Testimony of John Todd, opposing the formation of a tax increment financing (TIF) district, delivered to the Wichita City Council on August 12, 2008.
Mr. Mayor and members of the Wichita City Council, thank you for allowing me this opportunity to speak before you today. My name is John Todd. I stand before you today as a citizen in opposition to the Establishment of a Redevelopment District, Tax Increment Financing for the Ken Mar Redevelopment Project. (District I)
There are dozens of neighborhood shopping centers across Wichita that have a greater need for redevelopment than the Ken Mar shopping center that you are considering for public taxpayer assistance today.
The question that needs to be answered today is, “What is the Proper Role of Government Relating to Economic Development Activity?” And the specific question the council needs to answer before granting public money for this project is: “Why is the Ken Mar shopping center being considered for public money, and not the dozens of similar shopping centers across our city, with particular emphasis on those dozens of centers possessing greater redevelopment needs than Ken Mar?”
It is my understanding that the proposed Ken Mar TIF is $2.5 million dollars. A commercial real estate broker friend of mine advised me that in his opinion, the Ken Mar center redevelopment project would not work without the $2.5 million public cash infusion. My reply to this observation: 1. If the potential owners/buyers for Ken Mar have not closed on their purchase transaction of the shopping center, perhaps as part of their contract “due diligence” clause, they need to negotiate $2.5 million dollars off the purchase price of the Ken Mar center, and in the event they fail to obtain the lower purchase price, they need to either scale back their plans for the redevelopment of the center or to simply walk away from the project since the project is not economically feasible for them. 2. Or, if on the other hand, the current owners of Ken Mar paid $2.5 million dollars more than the shopping center was worth, what makes them immune from taking responsibility for this $2.5 million dollar error in judgment? And 3. If this City Council were truly acting as stewards of the public treasury, why would you even consider using public money to correct this alleged $2.5 million developer-problem?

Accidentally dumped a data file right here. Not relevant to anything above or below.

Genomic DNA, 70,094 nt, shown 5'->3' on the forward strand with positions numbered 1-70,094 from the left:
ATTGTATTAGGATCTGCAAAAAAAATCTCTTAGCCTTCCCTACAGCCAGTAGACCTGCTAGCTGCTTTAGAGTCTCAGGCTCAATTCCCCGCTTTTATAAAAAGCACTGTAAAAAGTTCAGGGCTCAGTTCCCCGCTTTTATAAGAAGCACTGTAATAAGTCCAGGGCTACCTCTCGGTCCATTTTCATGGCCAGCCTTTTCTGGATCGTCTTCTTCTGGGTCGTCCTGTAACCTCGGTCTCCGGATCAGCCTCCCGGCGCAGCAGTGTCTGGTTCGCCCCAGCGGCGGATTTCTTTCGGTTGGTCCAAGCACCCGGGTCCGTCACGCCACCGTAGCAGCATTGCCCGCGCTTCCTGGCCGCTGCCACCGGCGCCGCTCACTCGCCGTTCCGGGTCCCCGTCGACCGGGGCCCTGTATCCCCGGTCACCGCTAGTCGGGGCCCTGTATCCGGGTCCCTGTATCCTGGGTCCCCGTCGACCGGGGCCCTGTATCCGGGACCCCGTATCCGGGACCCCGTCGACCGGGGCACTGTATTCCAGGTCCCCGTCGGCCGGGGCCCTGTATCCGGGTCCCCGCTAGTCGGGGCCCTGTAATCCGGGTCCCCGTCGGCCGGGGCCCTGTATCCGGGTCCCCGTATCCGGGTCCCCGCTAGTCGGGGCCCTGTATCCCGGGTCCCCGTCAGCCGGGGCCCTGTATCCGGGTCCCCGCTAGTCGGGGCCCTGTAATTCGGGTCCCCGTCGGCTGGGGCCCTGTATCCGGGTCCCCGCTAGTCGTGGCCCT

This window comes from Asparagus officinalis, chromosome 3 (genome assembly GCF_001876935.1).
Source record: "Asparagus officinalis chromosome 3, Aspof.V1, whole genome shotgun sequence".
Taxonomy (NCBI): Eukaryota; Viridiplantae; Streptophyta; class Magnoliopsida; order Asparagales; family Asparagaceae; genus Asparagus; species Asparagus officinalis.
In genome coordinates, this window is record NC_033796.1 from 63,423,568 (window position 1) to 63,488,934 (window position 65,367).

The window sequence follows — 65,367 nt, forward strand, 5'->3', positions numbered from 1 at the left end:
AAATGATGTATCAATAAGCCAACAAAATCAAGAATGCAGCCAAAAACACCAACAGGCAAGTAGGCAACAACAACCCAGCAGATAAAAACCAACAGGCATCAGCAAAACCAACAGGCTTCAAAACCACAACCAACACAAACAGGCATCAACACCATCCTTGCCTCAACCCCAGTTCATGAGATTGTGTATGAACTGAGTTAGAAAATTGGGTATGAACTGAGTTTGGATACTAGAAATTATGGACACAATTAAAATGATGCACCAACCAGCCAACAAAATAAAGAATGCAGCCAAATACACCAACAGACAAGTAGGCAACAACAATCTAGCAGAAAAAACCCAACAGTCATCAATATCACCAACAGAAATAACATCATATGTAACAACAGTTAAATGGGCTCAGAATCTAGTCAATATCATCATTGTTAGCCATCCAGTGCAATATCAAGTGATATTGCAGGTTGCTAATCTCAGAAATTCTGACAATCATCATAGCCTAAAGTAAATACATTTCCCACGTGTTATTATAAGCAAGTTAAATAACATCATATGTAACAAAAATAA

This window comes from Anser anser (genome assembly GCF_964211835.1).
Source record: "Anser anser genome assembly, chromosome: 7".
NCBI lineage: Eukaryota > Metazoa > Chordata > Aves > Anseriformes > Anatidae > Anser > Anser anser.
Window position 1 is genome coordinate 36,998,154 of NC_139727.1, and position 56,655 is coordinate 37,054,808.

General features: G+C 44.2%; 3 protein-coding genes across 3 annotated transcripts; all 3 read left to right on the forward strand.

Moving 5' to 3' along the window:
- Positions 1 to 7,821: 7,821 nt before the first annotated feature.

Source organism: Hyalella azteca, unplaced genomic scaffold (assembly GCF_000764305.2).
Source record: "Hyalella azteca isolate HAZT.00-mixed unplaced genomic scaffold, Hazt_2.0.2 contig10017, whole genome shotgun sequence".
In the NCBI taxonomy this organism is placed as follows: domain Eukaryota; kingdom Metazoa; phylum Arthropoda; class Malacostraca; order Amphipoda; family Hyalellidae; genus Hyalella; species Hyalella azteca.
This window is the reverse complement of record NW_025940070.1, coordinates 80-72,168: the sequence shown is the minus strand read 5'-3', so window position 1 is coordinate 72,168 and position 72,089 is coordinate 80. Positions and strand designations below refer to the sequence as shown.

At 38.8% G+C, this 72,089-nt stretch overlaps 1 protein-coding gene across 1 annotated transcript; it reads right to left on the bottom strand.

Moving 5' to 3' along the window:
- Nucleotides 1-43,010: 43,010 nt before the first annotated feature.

In a free-market economic system, private business enterprises should have the opportunity and the freedom to succeed and to enjoy the fruits of their success. By the same token, they should also have the freedom to fail and suffer whatever consequences that brings. Thousands of other businesses enterprises across our city play by these rules every day without the government parachute or the backing of the public treasury that is being considered for this private group. Why should the Ken Mar shopping center group be an exception to these rules?
Please vote against the proposed TIF.